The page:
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Evans Family Collection:Palmerston North Hospital Physiotherapy pool

Evans Family Collection:Palmerston North Hospital Physiotherapy pool

A photographic series prepared by the Prime Minister’s Department in 1947 to attract British migrants. The Evans family of 5 Mansford Place, Palmerston North were selected to show the living conditions of a typical New Zealand family. Michael Evans is shown for the photograph as receiving treatment in a hospital physiotherapy pool at the Palmerston North Hospital. The poliomyelitis (‘infantine paralysis’) epidemic of 1947 increased the need for such services. Free outpatient treatment in public hospitals was established in 1939.

 
Evans Family Collection: Mrs Evans vacuuming the living room, 5 Mansford Place

Evans Family Collection: Mrs Evans vacuuming the living room, 5 Mansford Place

A photographic series prepared by the Prime Minister’s Department in 1947 to attract British migrants. The Evans family of 5 Mansford Place, Palmerston North were selected to show the living conditions of a typical New Zealand family. Betty Evans, an early tenant of the Savage Crescent state suburb, is cleaning the lounge with Electrolux vacuum cleaner. Such ’labour saving devices’ were shown as features of the modern home enjoyed by state house tenants. The lounge suite, the carpet square and the beaten copper fire screen reflect popular styles of the 1940s and 50s. A tiled fire surround with native timber trim was included in most state houses in the suburb.

 
Evans Family Collection: Betty Evans at the letterbox, 5 Mansford Place

Evans Family Collection: Betty Evans at the letterbox, 5 Mansford Place

A photographic series prepared by the Prime Minister’s Department in 1947 to attract British migrants. The Evans family of 5 Mansford Place, Palmerston North were selected to show the living conditions of a typical New Zealand family. Betty Evans collecting 2 ½ pints of milk and what may be ½ pint of cream, the quantity reflecting a good standard of living for a family of five. The letterbox is one of the standard types supplied to all houses in the Savage Crescent state suburb.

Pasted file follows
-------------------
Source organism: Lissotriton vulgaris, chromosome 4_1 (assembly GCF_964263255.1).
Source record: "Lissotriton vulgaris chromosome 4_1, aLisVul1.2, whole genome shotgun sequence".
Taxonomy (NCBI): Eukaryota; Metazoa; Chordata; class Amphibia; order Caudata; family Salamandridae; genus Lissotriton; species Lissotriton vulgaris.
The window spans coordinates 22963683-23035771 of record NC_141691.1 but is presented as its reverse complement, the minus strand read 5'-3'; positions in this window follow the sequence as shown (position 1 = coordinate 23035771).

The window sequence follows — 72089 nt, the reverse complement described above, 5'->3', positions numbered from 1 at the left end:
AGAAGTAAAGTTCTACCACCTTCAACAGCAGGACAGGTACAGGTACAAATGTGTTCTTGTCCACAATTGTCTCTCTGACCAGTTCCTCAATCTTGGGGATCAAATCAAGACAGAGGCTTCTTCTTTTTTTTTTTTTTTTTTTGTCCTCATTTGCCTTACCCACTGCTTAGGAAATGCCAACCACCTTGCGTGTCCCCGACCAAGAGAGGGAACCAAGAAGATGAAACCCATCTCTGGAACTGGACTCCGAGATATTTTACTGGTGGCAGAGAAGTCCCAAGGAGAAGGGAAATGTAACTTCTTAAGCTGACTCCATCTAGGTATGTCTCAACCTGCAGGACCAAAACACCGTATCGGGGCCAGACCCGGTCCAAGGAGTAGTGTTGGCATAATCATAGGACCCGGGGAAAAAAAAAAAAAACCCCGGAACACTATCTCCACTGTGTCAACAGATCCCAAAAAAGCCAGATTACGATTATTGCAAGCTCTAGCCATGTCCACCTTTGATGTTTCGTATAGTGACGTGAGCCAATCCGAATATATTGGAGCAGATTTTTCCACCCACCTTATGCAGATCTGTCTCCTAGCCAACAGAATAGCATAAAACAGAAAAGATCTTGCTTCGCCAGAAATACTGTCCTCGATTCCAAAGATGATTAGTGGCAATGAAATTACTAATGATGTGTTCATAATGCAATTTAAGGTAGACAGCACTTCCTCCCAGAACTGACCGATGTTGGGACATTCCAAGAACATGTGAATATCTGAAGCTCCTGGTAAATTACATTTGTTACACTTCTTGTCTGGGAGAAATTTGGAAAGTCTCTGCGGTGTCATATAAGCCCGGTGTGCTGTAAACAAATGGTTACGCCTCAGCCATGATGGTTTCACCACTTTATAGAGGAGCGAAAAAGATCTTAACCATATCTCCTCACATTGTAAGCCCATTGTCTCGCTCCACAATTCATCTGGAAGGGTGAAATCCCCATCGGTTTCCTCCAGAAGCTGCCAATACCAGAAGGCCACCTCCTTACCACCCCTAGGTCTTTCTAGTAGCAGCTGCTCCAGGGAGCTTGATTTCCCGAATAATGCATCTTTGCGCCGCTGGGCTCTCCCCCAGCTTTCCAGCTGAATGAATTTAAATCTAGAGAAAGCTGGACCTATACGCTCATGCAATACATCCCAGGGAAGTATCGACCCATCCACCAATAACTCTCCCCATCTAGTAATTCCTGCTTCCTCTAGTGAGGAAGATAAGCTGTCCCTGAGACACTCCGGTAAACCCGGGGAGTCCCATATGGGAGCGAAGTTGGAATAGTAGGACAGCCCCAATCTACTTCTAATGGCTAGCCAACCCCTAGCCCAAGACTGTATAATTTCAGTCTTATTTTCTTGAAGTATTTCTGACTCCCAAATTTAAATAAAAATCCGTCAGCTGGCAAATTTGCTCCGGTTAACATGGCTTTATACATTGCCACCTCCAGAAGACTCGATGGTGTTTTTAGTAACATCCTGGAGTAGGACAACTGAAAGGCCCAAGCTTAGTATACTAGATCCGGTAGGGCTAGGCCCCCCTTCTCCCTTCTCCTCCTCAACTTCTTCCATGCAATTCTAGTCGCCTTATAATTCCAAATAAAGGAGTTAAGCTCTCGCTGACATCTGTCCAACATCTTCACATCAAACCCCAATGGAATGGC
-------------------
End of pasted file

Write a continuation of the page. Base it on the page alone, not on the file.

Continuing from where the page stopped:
Evans Family Collection: School Medical Services, West End School

Evans Family Collection: School Medical Services, West End School

A photographic series prepared by the Prime Minister’s Department in 1947 to attract British migrants. The Evans family of 5 Mansford Place, Palmerston North were selected to show the living conditions of a typical New Zealand family. Betty Evans attends the examination of her son Michael at West End School by the visiting school doctor, Dr Talbot. Dr Lonie was the medical officer for the Manawatu District at the time. By the late 1940s all New Zealand children had a medical examination on entering school, were seen by a nurse at Standards 2 and 6 and could be referred to a medical officer. The Polio epidemic of 1947 underlined the need for preventive health care for children.

 
Evans Family Collection: Mrs Evans in the Shoe Department at CM Ross Co. Ltd

Evans Family Collection: Mrs Evans in the Shoe Department at CM Ross Co. Ltd

A photographic series prepared by the Prime Minister’s Department in 1947 to attract British migrants. The Evans family of 5 Mansford Place, Palmerston North were selected to show the living conditions of a typical New Zealand family. In the 1940s women dressed up for shopping in town and a well-groomed Betty Evans is shown in the shoe department of Roscos, the largest department store in the city. Betty was a trained tailoress and home dressmaking was almost universal at that time. Clothes rationing imposed during World War II was finally removed in 1947.

 
Evans Family Collection: Trade Union meeting at Labour Party Rooms

Evans Family Collection: Trade Union meeting at Labour Party Rooms

A photographic series prepared by the Prime Minister’s Department in 1947 to attract British migrants. The Evans family of 5 Mansford Place, Palmerston North were selected to show the living conditions of a typical New Zealand family. Jack Evans is shown (far right) attending a trade union committee meeting at the Labour Party Rooms in the Progress Buildings, Broadway, Palmerston North. The woman member is Mrs. Jarvis. From 1936-1961 membership of a union was compulsory in New Zealand.

 
Evans Family Collection: Mr Evans in a Palmerston North pharmacy

Evans Family Collection: Mr Evans in a Palmerston North pharmacy

A photographic series prepared by the Prime Minister’s Department in 1947 to attract British migrants. The Evans family of 5 Mansford Place, Palmerston North were selected to show the living conditions of a typical New Zealand family. Jack Evans collects a prescription at Leary’s Pharmacy in the Square. The assistant has been identified as Campbell Aitchison. In 1947 medicine had become largely free on prescription from a range of pharmaceuticals determined by the Government. The series of photographs gave considerable emphasis to health services.

 
Evans Family Collection: School Medical Service at West End School

Evans Family Collection: School Medical Service at West End School

A photographic series prepared by the Prime Minister’s Department in 1947 to attract British migrants. The Evans family of 5 Mansford Place, Palmerston North were selected to show the living conditions of a typical New Zealand family. Michael Evans at West End School being seen by the visiting school doctor, Dr Talbot. Dr Lonie was the medical officer for the Manawatu District at the time. By the late 1940s all New Zealand children had a medical examination on entering school, were seen by a nurse at Standards 2 and 6 and could be referred to a medical officer. The Polio epidemic of 1947 underlined the need for preventive health care for children.

 
Evans Family Collection: Visit by Doctor to the Evans home, 5 Mansford Place

Evans Family Collection: Visit by Doctor to the Evans home, 5 Mansford Place